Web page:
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Mendoza v. Medical Department of Unit

United States District Court, E.D. Texas, Tyler Division

June 2, 2017

ALVINO MENDOZA JR.
v.
MEDICAL DEPARTMENT OF UNIT, ET AL.

          MEMORANDUM ADOPTING REPORT AND RECOMMENDATION OF THE UNITED STATES MAGISTRATE JUDGE AND ENTERING FINAL JUDGMENT

          Ron Clark, United States District Judge.

         The Plaintiff Alvino Mendoza, proceeding pro se, filed this civil rights lawsuit under 42 U.S.C. §1983 complaining of alleged violations of her constitutional rights. This Court referred the case to the United States Magistrate Judge pursuant to 28 U.S.C. §636(b)(1) and (3) and the Amended Order for the Adoption of Local Rules for the Assignment of Duties to United States Magistrate Judges.

         I. Background

         Mendoza complained that on March 22, 2016, he was seen by the unit doctor because of a swollen testicle. He was sent to the local hospital for a sonogram, which showed an infection. The hospital doctor ordered three different prescriptions and the nurse told him to take the medications as ordered.

         Once he arrived back on the unit, however, the head nurse refused Mendoza two of the three medications he was ordered. In a copy of an unprocessed Step One grievance attached to the complaint, Mendoza stated that the nurse told him he could have the antibiotic but not the other two medications. Mendoza stated that the grievance procedure was still in process at the time he filed his lawsuit.

         II. The Report of the Magistrate Judge

         After review of the pleadings, the Magistrate Judge issued a Report recommending that the lawsuit be dismissed for failure to exhaust administrative remedies. The Magistrate Judge determined that pre-filing exhaustion is mandatory and district courts lack discretion to excuse a prisoner's failure to exhaust administrative remedies prior to filing the lawsuit. Gonzalez v. Seal, 702 F.3d 785, 788 (5th Cir. 2012). Where the failure to exhaust is clear on the face of the complaint, the district court may dismiss the lawsuit without requiring an answer from the Defendants. Dillon v. Rogers, 596 F.3d 260, 272 n.3 (5th Cir. 2010).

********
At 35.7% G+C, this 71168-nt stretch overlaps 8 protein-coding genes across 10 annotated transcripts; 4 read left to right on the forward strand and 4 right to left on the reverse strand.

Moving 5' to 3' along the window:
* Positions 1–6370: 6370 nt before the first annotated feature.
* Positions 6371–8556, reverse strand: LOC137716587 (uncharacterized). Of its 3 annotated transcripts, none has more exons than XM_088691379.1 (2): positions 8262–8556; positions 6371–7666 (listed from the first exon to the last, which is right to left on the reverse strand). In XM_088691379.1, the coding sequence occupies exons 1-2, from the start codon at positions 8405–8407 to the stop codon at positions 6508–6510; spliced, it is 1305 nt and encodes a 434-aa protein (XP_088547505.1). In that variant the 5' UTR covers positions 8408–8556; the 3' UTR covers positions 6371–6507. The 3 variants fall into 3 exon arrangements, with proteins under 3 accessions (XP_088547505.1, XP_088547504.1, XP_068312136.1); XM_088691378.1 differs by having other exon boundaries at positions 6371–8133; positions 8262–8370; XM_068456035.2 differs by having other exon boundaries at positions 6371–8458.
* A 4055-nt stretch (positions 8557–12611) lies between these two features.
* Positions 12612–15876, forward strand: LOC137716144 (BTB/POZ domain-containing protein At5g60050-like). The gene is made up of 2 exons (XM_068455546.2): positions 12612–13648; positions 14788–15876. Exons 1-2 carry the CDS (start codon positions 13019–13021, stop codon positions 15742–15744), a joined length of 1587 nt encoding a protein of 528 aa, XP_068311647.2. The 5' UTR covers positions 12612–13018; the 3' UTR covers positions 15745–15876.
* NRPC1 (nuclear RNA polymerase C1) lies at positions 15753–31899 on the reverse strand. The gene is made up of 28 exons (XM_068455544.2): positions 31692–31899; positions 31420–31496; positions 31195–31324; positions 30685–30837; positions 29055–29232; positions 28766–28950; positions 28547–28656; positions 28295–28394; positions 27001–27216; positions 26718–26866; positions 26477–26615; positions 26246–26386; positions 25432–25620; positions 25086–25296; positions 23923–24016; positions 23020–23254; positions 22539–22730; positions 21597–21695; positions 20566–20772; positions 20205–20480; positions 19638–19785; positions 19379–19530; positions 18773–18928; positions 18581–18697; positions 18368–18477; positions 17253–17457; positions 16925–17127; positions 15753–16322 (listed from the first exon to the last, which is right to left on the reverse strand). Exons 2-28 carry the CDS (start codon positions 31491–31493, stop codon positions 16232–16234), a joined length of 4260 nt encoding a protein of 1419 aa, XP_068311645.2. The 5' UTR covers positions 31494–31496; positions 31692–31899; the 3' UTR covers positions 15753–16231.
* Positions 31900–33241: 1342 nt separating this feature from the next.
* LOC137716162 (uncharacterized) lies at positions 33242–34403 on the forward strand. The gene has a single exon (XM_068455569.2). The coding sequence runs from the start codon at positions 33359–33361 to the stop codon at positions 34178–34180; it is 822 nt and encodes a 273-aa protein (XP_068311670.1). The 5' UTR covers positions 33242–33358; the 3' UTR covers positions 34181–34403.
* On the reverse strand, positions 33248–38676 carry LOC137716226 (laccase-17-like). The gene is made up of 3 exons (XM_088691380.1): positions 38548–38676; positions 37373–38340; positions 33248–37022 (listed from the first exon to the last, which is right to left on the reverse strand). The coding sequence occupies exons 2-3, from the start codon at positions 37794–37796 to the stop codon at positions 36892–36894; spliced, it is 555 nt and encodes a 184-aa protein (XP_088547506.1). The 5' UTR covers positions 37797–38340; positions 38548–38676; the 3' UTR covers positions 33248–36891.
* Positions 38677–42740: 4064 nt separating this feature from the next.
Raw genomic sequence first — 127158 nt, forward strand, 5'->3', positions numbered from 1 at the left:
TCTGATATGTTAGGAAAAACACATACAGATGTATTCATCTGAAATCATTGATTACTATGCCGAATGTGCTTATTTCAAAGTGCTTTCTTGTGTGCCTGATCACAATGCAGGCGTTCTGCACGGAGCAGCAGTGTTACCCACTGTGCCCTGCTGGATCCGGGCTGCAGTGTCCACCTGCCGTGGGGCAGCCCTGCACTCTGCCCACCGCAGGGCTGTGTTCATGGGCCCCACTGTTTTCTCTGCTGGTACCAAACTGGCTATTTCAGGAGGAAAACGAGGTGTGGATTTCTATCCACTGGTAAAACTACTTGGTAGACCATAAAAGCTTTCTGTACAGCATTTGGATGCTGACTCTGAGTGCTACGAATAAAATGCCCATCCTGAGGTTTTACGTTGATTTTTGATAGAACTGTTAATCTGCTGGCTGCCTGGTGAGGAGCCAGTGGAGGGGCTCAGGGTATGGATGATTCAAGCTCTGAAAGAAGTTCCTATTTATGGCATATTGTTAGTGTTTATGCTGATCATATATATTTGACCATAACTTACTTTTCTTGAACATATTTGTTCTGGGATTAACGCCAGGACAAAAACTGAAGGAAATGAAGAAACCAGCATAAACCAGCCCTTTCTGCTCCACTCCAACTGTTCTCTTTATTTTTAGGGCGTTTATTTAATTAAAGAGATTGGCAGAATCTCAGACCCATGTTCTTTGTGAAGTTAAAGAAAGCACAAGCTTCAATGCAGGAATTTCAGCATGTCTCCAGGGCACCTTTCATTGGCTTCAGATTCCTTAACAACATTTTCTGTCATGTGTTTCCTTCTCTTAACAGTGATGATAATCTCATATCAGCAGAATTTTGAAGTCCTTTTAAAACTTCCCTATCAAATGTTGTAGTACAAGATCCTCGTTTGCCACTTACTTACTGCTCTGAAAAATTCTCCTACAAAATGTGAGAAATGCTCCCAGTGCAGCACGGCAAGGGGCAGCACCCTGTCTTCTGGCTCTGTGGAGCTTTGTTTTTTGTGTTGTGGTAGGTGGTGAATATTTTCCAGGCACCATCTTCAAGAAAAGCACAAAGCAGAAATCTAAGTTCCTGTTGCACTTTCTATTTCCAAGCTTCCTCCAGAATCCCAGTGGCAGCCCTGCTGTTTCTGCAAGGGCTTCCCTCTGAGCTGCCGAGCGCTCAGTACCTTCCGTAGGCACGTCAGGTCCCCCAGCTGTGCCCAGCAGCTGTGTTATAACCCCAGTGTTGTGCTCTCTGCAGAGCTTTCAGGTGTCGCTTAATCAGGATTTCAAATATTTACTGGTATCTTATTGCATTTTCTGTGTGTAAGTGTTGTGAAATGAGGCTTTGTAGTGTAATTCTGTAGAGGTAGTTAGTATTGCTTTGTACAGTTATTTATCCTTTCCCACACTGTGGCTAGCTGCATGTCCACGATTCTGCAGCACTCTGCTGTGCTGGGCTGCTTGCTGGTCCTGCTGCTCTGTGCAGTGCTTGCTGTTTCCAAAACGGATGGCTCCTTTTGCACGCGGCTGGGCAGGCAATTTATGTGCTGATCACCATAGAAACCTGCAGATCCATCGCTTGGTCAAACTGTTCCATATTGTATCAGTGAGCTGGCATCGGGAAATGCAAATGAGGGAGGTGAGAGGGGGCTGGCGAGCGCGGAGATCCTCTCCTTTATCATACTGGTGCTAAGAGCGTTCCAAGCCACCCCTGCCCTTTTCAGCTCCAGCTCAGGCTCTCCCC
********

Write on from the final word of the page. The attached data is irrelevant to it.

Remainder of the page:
The Magistrate Judge observed that Mendoza affirmatively stated that he had not completed the exhaustion process at the time he filed the lawsuit. See Johnson v. Johnson, 385 F.3d 503, 515 (5th Cir. 2004) (both steps of the TDCJ grievance process must be completed to exhaust admnistrative remedies). Thus, the Magistrate Judge determined that Mendoza's lawsuit should be dismissed without prejudice.

         In response to the Magistrate Judge's Report, Mendoza filed a “supplement to complaint” (docket no. 9) which will be construed in the interest of justice as objections to the Report. In these objections, Mendoza states that he has now completed the exhaustion process, attaching copies of his Step One and Step Two grievances. The Step Two grievance response is dated May 27, 2016, which is over a month after the lawsuit was signed.

         III. Discussion

         The Fifth Circuit has held as follows:

[D]istrict courts have no discretion to excuse a prisoner's failure to properly exhaust the prison grievance process before filing their complaint. It is irrelevant whether exhaustion is achieved during the federal proceeding. Pre-filing exhaustion is mandatory, and the case must be dismissed if available administrative remedies were not exhausted.

Gonzalez v. Seal, 702 F.3d 785, 788 (5th Cir. 2012). The record in this case shows and Mendoza's objections acknowledge that he did not complete the exhaustion process prior to filing his lawsuit. While he may have completed the exhaustion process after filing the lawsuit, the Fifth Circuit stated that this is irrelevant; the case must be dismissed if available administrative remedies were not exhausted prior to filing the lawsuit. The Magistrate Judge properly recommended that the lawsuit be dismissed without prejudice, and Mendoza's objections are without merit.

         IV. ...


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